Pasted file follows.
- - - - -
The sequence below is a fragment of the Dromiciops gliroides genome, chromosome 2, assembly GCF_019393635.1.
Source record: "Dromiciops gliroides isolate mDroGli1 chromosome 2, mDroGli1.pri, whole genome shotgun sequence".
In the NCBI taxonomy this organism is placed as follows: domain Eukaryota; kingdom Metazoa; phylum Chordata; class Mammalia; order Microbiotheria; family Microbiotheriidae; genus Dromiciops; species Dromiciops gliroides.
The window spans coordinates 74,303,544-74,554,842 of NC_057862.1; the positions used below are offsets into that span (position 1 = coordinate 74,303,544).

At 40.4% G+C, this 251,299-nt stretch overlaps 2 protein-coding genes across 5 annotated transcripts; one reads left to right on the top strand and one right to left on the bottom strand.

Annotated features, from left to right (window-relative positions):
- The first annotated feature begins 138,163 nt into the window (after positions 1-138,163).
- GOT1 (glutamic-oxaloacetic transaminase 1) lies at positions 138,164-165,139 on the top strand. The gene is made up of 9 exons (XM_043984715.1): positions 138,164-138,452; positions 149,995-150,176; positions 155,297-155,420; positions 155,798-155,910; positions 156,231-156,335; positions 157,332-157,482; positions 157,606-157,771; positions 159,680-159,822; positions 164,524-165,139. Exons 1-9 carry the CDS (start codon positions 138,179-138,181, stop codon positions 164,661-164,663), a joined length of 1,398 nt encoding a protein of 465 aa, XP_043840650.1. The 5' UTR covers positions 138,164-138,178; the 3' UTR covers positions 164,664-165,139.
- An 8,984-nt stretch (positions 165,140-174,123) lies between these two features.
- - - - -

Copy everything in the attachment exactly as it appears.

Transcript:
The sequence below is a fragment of the Dromiciops gliroides genome, chromosome 2, assembly GCF_019393635.1.
Source record: "Dromiciops gliroides isolate mDroGli1 chromosome 2, mDroGli1.pri, whole genome shotgun sequence".
In the NCBI taxonomy this organism is placed as follows: domain Eukaryota; kingdom Metazoa; phylum Chordata; class Mammalia; order Microbiotheria; family Microbiotheriidae; genus Dromiciops; species Dromiciops gliroides.
The window spans coordinates 74,303,544-74,554,842 of NC_057862.1; the positions used below are offsets into that span (position 1 = coordinate 74,303,544).

At 40.4% G+C, this 251,299-nt stretch overlaps 2 protein-coding genes across 5 annotated transcripts; one reads left to right on the top strand and one right to left on the bottom strand.

Annotated features, from left to right (window-relative positions):
- The first annotated feature begins 138,163 nt into the window (after positions 1-138,163).
- GOT1 (glutamic-oxaloacetic transaminase 1) lies at positions 138,164-165,139 on the top strand. The gene is made up of 9 exons (XM_043984715.1): positions 138,164-138,452; positions 149,995-150,176; positions 155,297-155,420; positions 155,798-155,910; positions 156,231-156,335; positions 157,332-157,482; positions 157,606-157,771; positions 159,680-159,822; positions 164,524-165,139. Exons 1-9 carry the CDS (start codon positions 138,179-138,181, stop codon positions 164,661-164,663), a joined length of 1,398 nt encoding a protein of 465 aa, XP_043840650.1. The 5' UTR covers positions 138,164-138,178; the 3' UTR covers positions 164,664-165,139.
- An 8,984-nt stretch (positions 165,140-174,123) lies between these two features.